The Stanford Cancer Institute Early Drug Development program awarded for increasing clinical trial access
The Stanford Cancer Institute Early Drug Development (EDD) program brings in early-phase clinical trials so cancer patients can have access to innovative treatments that could provide a therapeutic benefit.
Recently, the EDD program was awarded an Integrated Strategic Plan (ISP) Star by Stanford Medicine for increasing clinical trial enrollment and access. In just a few years, the program has increased total visits at the Stanford Medicine Cancer Center by more than 200% and new patient visits by nearly 150%.
Feriel Buchholz, EDD’s clinical research manager at the Stanford Cancer Institute Clinical Trials Office, notes that clinical trials are inherently uncertain.
“We don’t always know whether in phase one if patients will benefit from treatment.”
Nevertheless, clinical trials are an important way for patients with cancer to have access to new drugs that are potential breakthroughs.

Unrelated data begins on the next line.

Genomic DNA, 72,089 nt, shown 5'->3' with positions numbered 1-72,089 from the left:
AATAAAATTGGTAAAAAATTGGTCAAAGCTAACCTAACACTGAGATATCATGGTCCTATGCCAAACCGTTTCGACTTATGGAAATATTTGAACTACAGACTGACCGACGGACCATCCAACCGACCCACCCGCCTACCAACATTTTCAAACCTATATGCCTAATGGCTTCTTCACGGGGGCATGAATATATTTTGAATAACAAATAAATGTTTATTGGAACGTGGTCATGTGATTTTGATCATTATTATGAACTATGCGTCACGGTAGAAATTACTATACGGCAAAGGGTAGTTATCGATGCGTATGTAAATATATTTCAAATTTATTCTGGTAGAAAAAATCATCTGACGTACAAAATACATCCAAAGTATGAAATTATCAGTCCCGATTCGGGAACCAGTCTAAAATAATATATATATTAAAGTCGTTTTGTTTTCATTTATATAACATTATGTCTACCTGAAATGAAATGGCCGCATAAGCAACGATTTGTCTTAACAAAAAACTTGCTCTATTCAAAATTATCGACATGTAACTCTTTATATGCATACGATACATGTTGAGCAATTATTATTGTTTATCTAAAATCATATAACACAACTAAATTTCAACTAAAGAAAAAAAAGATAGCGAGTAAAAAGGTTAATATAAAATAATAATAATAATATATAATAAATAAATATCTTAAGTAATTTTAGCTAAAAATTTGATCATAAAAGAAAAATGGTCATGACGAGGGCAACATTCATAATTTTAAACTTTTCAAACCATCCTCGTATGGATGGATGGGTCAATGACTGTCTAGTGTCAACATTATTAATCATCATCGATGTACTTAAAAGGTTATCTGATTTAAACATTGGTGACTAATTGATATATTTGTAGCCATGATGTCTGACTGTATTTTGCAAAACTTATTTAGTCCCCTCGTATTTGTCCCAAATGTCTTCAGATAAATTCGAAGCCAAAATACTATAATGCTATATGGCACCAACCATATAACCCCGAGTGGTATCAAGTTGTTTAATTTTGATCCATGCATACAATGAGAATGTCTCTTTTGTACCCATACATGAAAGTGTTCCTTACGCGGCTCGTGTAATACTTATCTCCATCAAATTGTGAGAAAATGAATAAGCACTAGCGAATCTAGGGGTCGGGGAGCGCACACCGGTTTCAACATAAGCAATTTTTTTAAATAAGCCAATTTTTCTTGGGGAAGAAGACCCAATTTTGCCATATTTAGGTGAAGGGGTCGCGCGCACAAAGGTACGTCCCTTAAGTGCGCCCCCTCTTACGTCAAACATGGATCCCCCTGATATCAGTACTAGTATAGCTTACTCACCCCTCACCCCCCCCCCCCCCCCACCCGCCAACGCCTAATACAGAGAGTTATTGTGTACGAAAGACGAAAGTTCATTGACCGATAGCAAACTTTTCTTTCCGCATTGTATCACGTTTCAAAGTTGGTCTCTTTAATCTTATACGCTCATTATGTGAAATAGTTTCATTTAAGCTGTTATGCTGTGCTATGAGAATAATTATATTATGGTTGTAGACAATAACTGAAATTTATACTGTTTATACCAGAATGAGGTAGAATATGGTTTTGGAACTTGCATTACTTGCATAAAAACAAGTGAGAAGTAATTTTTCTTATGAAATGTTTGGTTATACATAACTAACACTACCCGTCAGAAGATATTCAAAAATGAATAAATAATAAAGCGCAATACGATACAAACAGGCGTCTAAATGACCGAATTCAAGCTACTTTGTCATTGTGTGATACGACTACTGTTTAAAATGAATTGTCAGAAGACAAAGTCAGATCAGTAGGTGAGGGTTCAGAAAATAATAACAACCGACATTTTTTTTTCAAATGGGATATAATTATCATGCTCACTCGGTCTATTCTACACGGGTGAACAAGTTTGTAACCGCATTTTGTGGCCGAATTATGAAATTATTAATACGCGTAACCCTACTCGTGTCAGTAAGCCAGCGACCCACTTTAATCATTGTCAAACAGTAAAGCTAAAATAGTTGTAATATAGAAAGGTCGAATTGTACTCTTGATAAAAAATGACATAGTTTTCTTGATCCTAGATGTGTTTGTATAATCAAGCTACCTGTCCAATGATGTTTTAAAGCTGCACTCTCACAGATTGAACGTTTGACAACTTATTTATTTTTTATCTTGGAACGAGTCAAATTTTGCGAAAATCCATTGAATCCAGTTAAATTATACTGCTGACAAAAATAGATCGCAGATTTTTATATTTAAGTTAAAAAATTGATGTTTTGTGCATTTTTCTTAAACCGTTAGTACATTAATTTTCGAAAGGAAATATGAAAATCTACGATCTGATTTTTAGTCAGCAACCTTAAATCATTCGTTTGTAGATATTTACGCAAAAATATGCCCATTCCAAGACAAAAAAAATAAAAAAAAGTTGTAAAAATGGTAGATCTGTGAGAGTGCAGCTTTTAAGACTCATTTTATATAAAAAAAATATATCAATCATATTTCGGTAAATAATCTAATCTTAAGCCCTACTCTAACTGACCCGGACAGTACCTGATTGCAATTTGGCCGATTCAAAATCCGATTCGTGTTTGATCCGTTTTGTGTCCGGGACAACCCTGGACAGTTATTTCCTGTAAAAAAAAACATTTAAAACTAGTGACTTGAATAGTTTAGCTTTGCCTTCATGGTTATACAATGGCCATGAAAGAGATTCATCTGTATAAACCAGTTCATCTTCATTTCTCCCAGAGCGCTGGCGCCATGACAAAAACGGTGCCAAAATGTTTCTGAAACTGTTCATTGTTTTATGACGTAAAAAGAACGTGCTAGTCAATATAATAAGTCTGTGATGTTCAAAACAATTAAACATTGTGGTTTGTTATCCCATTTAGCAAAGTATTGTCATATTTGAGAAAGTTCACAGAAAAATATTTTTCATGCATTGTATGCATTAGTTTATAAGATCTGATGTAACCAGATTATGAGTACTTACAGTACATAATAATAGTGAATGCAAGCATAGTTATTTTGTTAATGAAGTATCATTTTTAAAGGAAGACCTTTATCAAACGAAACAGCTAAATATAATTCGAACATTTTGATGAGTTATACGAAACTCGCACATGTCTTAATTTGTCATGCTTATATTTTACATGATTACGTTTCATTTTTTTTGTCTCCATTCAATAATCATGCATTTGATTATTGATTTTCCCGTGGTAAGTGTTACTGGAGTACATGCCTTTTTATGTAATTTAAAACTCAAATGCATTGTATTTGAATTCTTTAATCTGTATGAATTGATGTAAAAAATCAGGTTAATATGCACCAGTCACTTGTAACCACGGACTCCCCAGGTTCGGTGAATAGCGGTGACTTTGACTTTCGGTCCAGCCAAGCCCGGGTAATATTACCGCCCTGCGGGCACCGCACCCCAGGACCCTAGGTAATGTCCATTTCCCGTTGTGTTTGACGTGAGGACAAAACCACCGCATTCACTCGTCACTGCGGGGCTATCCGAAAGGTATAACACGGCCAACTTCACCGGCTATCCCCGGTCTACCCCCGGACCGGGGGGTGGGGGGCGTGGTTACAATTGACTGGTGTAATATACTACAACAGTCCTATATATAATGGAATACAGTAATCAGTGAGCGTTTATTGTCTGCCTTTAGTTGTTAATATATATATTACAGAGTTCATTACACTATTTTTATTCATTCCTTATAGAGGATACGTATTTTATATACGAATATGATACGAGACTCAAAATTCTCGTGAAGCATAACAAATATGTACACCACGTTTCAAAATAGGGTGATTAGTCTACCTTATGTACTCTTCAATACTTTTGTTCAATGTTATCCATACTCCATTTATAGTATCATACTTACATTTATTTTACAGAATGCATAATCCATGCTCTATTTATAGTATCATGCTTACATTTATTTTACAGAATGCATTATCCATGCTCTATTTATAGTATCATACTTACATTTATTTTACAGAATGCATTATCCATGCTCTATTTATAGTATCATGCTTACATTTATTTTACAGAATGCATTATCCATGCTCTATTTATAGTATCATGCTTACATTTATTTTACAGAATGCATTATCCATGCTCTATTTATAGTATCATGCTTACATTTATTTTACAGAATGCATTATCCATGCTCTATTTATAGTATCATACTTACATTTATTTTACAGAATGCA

Sponsors, which can include pharmaceutical companies, the National Cancer Institute, or Stanford investigators, can contact Stanford about participating in a clinical trial. Once the trial is activated at Stanford, the EDD team lets Stanford oncologists and community doctors know about the new study, and they can refer patients to the EDD group to be considered for study participation.
Buchholz says, “We send monthly flyers advertising our new studies so that community doctors are aware of what’s available for their patients.”
Rochelle Reyes, lead advanced practice provider of clinical research at the Stanford Cancer Center, states, “We are so grateful for the continued collaboration from referring oncologists within Stanford's growing network and beyond. We strive to collaborate with each patient's primary oncologist to offer the best possible treatment for each patient, whether on a trial or not.”
To increase access and enrollment, the team created a new process focused on educating patients about clinical trials.